Cooking is all about chemistry, and the familiar experience of boiling an egg can offer great illustrations of some of the properties of gases.
In this Snack, you may have noticed that the ice-cooled egg was the easiest to peel, followed by the room-temperature egg. That’s because of the egg’s internal structure.
Just inside the eggshell are two membranes that cause the egg to stick to its shell when dried out. In between these membranes is a little sac of air called an air cell. When this air cell is heated, the gas inside expands according to Charles’s Law, which states that the volume of a fixed amount of gas increases as its temperature increases. When the egg is rapidly cooled, the volume of the air cell decreases quickly, pulling the membrane away from the shell and making it easier to peel.
The opposite happens inside the egg that stays in the hot water, which cools gradually over a long period of time. When cooled slowly, the membrane stays attached to the egg, making the shell difficult to peel, even after it cools down. The size of the air cell increases as an egg ages, so this effect is most dramatic with older eggs. Fresher eggs have smaller air cells, so may be difficult to peel no matter how they’ve been cooked or cooled.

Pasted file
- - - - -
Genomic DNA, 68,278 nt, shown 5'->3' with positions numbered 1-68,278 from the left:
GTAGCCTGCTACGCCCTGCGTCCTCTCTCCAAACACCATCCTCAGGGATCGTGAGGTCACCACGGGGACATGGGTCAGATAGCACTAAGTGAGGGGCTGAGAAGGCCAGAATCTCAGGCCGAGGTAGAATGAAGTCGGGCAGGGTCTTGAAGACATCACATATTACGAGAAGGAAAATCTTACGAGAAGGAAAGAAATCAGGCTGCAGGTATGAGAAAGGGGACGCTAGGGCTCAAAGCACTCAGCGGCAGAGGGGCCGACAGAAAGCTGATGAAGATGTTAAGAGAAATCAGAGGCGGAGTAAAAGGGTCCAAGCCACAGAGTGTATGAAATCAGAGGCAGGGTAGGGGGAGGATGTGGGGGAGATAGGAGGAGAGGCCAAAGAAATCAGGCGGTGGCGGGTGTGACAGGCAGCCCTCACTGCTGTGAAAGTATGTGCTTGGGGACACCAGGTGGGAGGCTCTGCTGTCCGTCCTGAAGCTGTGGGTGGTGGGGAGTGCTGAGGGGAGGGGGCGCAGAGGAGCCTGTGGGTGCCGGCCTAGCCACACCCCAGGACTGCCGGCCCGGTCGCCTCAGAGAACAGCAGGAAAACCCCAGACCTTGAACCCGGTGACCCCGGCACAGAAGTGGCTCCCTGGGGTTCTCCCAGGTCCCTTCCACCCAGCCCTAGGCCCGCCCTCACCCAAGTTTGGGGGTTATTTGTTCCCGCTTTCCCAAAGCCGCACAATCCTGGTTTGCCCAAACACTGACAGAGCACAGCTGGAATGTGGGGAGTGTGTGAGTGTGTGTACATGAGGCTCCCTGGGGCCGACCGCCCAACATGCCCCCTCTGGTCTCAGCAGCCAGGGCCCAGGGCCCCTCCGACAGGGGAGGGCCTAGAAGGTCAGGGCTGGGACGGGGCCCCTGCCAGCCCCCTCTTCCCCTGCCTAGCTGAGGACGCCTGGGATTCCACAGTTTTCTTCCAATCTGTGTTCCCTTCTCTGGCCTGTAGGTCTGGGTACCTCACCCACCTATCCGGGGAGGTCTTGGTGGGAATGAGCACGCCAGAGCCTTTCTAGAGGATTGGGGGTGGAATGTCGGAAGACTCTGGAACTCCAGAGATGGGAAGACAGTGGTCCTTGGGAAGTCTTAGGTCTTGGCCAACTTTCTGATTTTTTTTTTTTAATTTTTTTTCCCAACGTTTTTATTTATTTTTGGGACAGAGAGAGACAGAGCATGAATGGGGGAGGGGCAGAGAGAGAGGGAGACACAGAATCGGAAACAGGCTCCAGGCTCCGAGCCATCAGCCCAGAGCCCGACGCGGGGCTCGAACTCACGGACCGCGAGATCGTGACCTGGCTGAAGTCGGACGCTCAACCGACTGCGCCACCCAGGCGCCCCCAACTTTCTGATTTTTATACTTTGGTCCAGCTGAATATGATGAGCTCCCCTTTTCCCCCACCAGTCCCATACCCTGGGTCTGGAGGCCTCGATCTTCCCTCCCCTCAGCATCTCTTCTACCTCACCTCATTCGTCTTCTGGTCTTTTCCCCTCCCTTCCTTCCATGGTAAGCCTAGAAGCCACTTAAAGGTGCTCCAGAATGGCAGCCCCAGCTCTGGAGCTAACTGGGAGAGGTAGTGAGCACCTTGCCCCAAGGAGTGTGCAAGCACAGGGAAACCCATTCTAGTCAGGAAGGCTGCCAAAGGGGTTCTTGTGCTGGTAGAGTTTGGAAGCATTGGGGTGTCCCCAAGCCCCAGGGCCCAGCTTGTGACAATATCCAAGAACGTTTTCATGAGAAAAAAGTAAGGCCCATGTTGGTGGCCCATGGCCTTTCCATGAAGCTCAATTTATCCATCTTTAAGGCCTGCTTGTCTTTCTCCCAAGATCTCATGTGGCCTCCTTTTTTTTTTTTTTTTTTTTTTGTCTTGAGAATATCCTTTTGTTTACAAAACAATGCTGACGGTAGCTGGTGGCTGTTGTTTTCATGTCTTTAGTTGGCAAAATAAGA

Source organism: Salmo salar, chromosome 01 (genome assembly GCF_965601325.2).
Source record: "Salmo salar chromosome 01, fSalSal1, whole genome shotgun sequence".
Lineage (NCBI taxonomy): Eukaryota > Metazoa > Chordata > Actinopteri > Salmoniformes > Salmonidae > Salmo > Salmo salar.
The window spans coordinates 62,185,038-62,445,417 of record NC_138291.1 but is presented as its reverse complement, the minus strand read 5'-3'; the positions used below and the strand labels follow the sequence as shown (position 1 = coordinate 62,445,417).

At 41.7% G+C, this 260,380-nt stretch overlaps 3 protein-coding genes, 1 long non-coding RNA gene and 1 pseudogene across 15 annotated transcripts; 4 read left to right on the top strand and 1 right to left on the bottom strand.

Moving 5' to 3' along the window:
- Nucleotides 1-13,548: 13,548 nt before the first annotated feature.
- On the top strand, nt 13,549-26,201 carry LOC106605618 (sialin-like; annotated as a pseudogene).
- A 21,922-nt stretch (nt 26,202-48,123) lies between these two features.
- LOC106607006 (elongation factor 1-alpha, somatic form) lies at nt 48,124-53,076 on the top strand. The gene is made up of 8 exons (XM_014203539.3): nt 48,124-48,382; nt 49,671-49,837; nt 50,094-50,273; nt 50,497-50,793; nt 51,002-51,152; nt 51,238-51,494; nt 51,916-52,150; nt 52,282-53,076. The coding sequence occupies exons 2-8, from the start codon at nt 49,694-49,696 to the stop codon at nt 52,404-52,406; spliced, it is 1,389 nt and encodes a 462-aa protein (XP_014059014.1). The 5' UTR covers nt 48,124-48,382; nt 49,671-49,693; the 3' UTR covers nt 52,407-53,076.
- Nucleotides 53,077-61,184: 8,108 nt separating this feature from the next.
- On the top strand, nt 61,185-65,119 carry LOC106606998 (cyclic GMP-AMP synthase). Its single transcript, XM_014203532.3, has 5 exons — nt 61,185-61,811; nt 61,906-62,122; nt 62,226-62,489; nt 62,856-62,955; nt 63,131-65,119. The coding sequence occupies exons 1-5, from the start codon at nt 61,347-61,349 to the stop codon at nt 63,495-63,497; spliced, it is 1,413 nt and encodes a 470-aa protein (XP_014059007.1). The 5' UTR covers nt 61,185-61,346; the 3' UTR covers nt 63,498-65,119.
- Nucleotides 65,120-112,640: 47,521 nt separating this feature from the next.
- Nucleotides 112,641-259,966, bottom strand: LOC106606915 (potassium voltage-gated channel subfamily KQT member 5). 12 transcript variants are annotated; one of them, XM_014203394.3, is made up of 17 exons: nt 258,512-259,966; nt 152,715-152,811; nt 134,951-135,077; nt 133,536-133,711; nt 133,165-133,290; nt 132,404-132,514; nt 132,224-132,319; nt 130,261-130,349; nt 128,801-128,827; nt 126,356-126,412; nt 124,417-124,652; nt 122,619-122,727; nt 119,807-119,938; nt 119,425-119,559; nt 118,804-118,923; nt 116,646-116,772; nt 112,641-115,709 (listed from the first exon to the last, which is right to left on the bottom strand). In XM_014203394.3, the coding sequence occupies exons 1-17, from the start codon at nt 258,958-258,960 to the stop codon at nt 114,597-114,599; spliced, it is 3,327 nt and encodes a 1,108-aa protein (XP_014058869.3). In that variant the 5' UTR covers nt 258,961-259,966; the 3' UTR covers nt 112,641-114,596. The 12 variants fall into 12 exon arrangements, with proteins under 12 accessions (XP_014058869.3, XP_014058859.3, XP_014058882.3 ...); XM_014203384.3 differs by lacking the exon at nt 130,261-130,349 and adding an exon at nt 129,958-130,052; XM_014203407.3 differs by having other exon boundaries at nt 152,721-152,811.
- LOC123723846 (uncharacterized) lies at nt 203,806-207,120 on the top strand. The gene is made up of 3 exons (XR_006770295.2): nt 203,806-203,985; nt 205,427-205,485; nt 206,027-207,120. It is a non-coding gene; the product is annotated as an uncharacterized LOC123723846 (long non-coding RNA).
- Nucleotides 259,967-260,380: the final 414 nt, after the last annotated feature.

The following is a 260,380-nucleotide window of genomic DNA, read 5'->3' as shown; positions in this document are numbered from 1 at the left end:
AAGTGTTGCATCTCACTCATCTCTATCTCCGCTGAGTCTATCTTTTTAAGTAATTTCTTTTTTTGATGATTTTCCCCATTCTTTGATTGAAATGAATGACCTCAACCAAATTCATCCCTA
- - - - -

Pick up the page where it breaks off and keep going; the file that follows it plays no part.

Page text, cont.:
Once you peel and halve the eggs, you may notice that the slow-cooled egg has a greenish ring between the yolk and the white. The gray-green compound is iron sulfide, and that’s what’s responsible for the “eggy” odor of some hard-boiled eggs. Iron sulfide forms when hydrogen sulfide gas in the egg white reacts with iron compounds in the egg yolk. The solubility of a gas tends to decrease as temperature increases (think of a flat, warm soda versus a fizzy, cold soda that can keep more carbon dioxide in solution). Quickly cooling the egg keeps more of the hydrogen sulfide in the egg white: the gas doesn’t diffuse into the center, so it doesn’t react with the yolk. In the slow-cooled egg, which is warm throughout, the hydrogen sulfide is not as soluble in the white. It migrates to the yolk, where it reacts with iron, giving the egg yolks a green rim. The room-temperature egg should be somewhere in between.
The verdict: For easy-to-peel eggs with bright yellow yolks, use older eggs and try quickly cooling them in an ice-water bath after boiling.